This section is mainly intended for potential group members so they know what they might be getting themselves into. If others profit from some of the information, even better.
Our current programming environment of choice is the free and Open Source software R. We use it for almost all of our projects. An R tutorial can be found on our teaching resources page. While not required, using R through R Studio makes working in R more user/beginner friendly. R Studio is also free.
Some of our research involves spatially explicit, agent based simulations. We currently write those simulations in NetLogo, a free agent based simulation platform. Netlogo is very easy to program, and quite powerful and flexible. Speed is not great, but decent.
Sometimes we need to do a bit of analytics. While Mathematica and Maple are the two main programs for analytical calculations, they are expensive. We have found that for our purpose, the freely available Maxima suffices.
If you need to write articles with equations, properly embedded figures and tables, etc., word processors such as MS Word are not too great. Use LaTeX instead. It usually comes pre-installed with most Linux distributions, a very good Windows implementation also exists. LaTeX needs getting used to. Instead of writing in a visual style, you write commands that tell the program what to do. But once you figured it out, it’s easy and fast.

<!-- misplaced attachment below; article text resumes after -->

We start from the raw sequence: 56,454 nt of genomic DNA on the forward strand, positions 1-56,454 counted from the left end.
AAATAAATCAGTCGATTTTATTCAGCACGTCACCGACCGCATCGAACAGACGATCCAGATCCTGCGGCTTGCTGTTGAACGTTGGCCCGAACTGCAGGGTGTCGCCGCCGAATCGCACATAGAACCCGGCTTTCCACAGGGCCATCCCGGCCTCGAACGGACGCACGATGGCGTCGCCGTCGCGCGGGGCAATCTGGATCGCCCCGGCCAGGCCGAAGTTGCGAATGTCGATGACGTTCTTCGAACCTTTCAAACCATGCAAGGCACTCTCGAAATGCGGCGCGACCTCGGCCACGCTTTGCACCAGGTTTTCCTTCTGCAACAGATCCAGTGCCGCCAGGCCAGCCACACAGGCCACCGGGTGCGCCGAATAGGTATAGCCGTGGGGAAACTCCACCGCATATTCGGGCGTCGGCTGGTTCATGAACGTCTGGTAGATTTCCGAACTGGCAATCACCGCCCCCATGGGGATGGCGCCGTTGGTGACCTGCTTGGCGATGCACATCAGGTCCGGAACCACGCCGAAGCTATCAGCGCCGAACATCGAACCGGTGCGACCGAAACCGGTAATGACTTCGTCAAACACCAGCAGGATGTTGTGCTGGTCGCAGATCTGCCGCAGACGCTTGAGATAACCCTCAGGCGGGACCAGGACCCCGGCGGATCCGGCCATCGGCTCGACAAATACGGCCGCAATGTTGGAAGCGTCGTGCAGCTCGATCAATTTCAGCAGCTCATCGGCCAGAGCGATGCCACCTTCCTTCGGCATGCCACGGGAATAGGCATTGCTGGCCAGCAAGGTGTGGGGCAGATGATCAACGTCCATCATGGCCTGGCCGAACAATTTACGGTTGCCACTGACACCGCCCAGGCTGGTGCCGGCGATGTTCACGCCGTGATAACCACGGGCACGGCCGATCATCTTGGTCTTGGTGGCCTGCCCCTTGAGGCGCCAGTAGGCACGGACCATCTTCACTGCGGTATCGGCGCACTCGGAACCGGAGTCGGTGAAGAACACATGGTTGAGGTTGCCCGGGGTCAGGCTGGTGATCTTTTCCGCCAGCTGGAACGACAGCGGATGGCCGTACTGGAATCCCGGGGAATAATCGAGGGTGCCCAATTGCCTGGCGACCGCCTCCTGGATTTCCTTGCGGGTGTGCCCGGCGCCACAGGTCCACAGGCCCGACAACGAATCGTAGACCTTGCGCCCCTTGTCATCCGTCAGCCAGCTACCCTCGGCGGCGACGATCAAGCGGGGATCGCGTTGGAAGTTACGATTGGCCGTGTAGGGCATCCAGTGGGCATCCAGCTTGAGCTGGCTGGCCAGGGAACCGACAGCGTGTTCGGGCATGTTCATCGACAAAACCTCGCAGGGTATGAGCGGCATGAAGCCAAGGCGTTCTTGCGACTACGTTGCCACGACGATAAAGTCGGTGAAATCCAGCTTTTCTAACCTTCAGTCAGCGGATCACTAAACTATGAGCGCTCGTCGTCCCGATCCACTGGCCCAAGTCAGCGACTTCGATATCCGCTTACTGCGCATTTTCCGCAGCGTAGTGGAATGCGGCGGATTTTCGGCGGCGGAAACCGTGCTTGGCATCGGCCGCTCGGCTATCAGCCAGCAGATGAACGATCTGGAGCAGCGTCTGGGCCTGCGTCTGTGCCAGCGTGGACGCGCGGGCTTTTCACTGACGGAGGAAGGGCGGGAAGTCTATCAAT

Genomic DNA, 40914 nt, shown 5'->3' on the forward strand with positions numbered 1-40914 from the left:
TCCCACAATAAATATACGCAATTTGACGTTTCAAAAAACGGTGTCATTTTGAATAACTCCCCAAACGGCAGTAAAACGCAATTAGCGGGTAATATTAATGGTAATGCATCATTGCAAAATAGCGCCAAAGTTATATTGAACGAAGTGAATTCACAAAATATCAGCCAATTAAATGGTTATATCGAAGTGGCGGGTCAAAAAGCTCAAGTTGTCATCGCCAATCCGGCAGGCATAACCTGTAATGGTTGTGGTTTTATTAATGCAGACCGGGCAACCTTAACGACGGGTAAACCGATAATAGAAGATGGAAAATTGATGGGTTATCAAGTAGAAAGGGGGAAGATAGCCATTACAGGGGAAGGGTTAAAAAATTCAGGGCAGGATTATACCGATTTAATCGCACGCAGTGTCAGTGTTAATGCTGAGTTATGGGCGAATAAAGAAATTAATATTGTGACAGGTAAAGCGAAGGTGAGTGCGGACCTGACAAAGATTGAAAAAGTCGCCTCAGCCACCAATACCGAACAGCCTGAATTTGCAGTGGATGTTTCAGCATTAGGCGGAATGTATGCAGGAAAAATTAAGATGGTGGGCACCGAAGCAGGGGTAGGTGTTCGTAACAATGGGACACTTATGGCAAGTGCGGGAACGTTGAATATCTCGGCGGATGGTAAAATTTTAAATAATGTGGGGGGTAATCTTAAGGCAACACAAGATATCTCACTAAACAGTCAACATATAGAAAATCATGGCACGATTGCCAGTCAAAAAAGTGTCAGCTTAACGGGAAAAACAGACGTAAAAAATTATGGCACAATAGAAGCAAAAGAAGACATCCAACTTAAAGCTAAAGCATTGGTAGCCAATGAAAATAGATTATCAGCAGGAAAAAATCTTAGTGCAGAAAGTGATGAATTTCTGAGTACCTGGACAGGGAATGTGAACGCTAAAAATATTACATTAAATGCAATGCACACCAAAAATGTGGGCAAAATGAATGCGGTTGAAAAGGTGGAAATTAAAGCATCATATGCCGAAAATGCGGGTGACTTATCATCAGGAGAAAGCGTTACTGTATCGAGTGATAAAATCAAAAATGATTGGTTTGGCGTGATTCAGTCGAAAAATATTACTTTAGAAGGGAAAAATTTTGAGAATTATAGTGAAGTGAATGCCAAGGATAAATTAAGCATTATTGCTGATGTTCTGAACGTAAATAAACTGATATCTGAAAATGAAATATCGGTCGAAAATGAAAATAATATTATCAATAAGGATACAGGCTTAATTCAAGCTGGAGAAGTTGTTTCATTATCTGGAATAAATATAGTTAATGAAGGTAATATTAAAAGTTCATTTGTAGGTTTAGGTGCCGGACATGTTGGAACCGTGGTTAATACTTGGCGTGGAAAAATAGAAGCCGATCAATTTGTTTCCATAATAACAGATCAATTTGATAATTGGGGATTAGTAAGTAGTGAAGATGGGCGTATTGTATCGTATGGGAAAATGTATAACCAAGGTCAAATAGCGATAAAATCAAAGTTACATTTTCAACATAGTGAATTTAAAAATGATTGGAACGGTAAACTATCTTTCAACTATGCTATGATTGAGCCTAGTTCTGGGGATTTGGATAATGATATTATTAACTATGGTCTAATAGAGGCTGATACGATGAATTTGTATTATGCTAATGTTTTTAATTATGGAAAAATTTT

You will also want a good reference manager. LaTeX uses BibTeX. A bibtex file is basically one long text file that contains all your references. A number of programs allow you to easily manage that file. A good open-source/cross-platform reference manager is JabRef. It has a nice GUI, can automatically import references from places such as PubMed, you can do fulltext search, etc. It runs on any machine that has Java installed. We also use Zotero and Mendeley, both of which have functionality beyond that provided by JabRef.
Another good way of writing quick reports is using Markdown. It’s nicely integrated with R through R Studio’s R Markdown extension. One can quickly produce good looking results. The nice thing is that one can convert it through pandoc into many useful formats, such as HTML, LaTeX or Word. Check out R Studio’s R Markdown introduction to learn more.
Other useful tools
Sometimes you don’t want big brother and others to see your data. That applies to personal data, as well as potentially sensitive public health data. You can use GnuPG to encrypt files/emails and VeraCrypt for things like flashdrives or hard disk partitions. To securely transfer files between computers over the internet, use ssh/scp. It’s pre-installed on Linux, WinSCP is good for Windows machines.
If you need to regularly synchronzie files between different machines, Dropbox, Google Drive or similar services are very useful. Dropbox even works nicely with large files, such as encrypted VeraCrypt containers.
If you can get people to send you their data, great! But often, that fails, even if the data is already published. A great tool to extract data from figures is the free program Engauge Digitizer. The program Data Thief provides similar functionality.